The year is 2013, I’ve bought a small vacation house in western Michigan, in the country, way out in the country. Western Michigan gets a lot of snow in the winter, or at least it used to. We haven’t had much snow the last 2 years, but that’s not the point. Weather can make or break a weekend away, so knowing what’s going on in the area, weather wise, is really helpful.
Being an engineer and programmer I really wanted to be able to automate systems around the house and track the weather patterns over time. There are certain websites that will give you access to this data, some charge a nominal fee, others not so nominal, and others offer that data for free with limited access. Free sounded really good, especially after buying a house, but limited access wasn’t going to cut it. I wanted access to the data as often as I needed, and near real-time. Also, for a reliable system, this would require extremely reliable internet, and my internet connection at the house is anything but reliable.
This led me down a very long path to finding reliable sensors that allowed local access to the data, outside of a simple display. After a few searches on the internet I found myself at Ambient Weather. This is a great site for everything weather related, most of their offerings are around a basic weather display, but they also sell some kits that are WiFi enabled. In general the the WiFi systems use their connectivity to send data to Weather Underground, which is one of those free but limited sites I mentioned before. Wunderground is a great community of weather enthusiasts who install their own sensor arrays and push data to “the cloud” aka Wunderground’s servers. Developers can get access to this data using the Wunderground API, which I’ve used many time before on less intensive projects.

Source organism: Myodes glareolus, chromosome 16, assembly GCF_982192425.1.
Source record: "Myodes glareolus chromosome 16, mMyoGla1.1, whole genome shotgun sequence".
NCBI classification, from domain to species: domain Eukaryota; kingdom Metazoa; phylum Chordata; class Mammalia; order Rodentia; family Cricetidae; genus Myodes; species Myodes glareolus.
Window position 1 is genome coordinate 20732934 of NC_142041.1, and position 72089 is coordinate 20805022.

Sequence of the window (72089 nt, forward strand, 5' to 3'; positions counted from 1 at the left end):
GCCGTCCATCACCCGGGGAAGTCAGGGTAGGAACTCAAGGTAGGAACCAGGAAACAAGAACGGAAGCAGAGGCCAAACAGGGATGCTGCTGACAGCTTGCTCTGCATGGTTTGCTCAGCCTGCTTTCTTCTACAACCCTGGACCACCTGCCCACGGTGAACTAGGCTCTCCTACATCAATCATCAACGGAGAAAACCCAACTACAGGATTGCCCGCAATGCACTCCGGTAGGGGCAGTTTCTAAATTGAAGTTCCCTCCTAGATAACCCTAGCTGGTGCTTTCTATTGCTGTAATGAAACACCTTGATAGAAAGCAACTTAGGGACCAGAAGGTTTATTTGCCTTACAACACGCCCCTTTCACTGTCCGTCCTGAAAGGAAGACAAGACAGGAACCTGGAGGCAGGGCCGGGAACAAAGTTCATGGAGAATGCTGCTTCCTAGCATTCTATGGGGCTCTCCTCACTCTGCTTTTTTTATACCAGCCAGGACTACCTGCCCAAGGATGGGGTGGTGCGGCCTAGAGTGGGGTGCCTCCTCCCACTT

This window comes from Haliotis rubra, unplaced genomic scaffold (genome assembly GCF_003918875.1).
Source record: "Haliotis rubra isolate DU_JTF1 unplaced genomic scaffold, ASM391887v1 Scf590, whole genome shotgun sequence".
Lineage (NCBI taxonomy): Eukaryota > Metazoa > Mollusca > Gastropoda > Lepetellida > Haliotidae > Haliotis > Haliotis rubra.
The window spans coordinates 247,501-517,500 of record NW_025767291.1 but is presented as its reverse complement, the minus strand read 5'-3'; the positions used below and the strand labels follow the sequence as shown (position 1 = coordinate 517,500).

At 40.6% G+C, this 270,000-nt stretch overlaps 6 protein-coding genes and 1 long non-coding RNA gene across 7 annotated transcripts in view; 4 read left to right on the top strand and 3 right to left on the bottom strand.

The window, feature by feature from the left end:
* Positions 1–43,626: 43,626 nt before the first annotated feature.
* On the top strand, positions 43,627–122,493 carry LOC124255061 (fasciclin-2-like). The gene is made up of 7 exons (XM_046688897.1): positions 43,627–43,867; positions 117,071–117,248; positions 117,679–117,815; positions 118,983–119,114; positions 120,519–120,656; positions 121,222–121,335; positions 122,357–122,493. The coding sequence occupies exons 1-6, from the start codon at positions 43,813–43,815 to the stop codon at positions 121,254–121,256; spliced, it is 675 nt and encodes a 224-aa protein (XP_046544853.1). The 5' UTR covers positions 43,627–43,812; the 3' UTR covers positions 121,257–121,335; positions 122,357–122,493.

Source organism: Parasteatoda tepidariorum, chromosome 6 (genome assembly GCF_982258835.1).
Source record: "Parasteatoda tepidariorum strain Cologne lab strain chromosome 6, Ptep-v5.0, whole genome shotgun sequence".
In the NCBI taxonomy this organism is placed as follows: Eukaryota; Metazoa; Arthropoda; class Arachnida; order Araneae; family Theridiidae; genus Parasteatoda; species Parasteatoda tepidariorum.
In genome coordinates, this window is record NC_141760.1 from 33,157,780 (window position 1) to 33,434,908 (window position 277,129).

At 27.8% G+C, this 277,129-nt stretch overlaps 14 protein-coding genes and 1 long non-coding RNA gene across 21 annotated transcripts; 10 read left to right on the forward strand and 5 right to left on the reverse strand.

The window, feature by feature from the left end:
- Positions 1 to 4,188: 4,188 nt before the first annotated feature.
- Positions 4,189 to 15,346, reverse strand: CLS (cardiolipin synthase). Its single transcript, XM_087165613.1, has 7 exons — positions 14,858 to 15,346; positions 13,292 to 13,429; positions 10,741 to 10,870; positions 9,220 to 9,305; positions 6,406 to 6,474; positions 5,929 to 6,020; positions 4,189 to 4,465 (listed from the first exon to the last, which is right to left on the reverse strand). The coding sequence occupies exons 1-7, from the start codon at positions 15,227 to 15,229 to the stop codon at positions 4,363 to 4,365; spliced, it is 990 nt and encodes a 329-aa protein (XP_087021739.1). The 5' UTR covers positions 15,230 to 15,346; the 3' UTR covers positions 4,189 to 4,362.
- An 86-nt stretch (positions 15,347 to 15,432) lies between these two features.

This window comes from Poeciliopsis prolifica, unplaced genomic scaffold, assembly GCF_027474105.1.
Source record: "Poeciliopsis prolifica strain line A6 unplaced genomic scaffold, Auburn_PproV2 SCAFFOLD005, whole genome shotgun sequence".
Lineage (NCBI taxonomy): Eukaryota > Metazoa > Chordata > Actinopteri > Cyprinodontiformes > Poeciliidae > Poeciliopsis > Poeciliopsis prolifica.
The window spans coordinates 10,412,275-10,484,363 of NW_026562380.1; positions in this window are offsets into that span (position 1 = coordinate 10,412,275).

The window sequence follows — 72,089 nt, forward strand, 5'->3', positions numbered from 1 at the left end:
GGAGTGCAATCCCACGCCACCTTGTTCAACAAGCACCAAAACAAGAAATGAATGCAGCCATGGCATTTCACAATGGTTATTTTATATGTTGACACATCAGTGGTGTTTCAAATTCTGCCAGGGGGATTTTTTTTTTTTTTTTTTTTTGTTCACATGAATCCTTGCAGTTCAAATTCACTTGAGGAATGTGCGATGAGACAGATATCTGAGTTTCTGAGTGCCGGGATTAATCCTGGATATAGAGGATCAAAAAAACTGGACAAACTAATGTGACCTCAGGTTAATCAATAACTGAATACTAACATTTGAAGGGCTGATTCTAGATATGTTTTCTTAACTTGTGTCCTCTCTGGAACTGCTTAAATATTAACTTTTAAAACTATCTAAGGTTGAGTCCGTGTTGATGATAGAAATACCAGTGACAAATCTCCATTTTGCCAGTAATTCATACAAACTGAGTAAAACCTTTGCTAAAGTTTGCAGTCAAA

This is great, but again my access would be limited. I needed reliable real-time data if I wanted to integrate it into an automation system. I knew the sensor arrays had radios to transmit their data to the base stations, but intercepting and decoding that data was a bit beyond my skillset at the time. Although I did pick up a SDR to attempt it, with little success.
Long story short, I ended up purchasing this system WS-1001 WiFi Observer. It has a decent sensor array and is very reliable, but I was stuck with using the Wunderground API for data access. It worked great for tracking weather patterns, but the automation system would have to wait.
Fast-forward almost 3 years, I started working at NAR in the R&D Lab. We have a mission to improve quality of life for homeowners and educate our membership on the coming technology shifts in real estate. Smart Homes and home automation were on the rise, and members wanted and needed to know more about the benefits and pitfalls of a connected home. My previous work on local automation really shined when it came to the security concerns of a connected home. With little to no internet required, the attack vector was extremely small, someone would need physical access to the network to do any real damage. The search began again, with vigor, for local weather data. Luckily other people with far more skills in reverse engineering RF had been busy building software and hardware to address my concerns.
Ambient Weather had sold a device to do exactly what I needed, the Airbridge Receiver, it was out-of-stock and pretty expensive, but it actually works with the exact sensor array I have and the more expensive Davis Instruments systems. I was eventually able to track down the producer of the receiver, SmartBedded, they market the receiver as the MeteoStick. I went ahead and purchased a few sticks as well as the individual sensor arrays that I’d had great success with over the last 3 years. A few weeks later all the components had arrived, I put together the sensor array and plugged in the meteostick, and holy crap, I had real-time weather data streaming into my laptop with no internet required!
We’ve since gone on to build out a whole system for monitoring the health of buildings, including our own IEQ sensors as well integration with smart meters for monitoring energy consumption. We call the system Rosetta Home. I’ll be giving a talk about the system at a technical conference at the end of March. We’re also working with several non-profit organizations that are doing work with residential energy retrofits.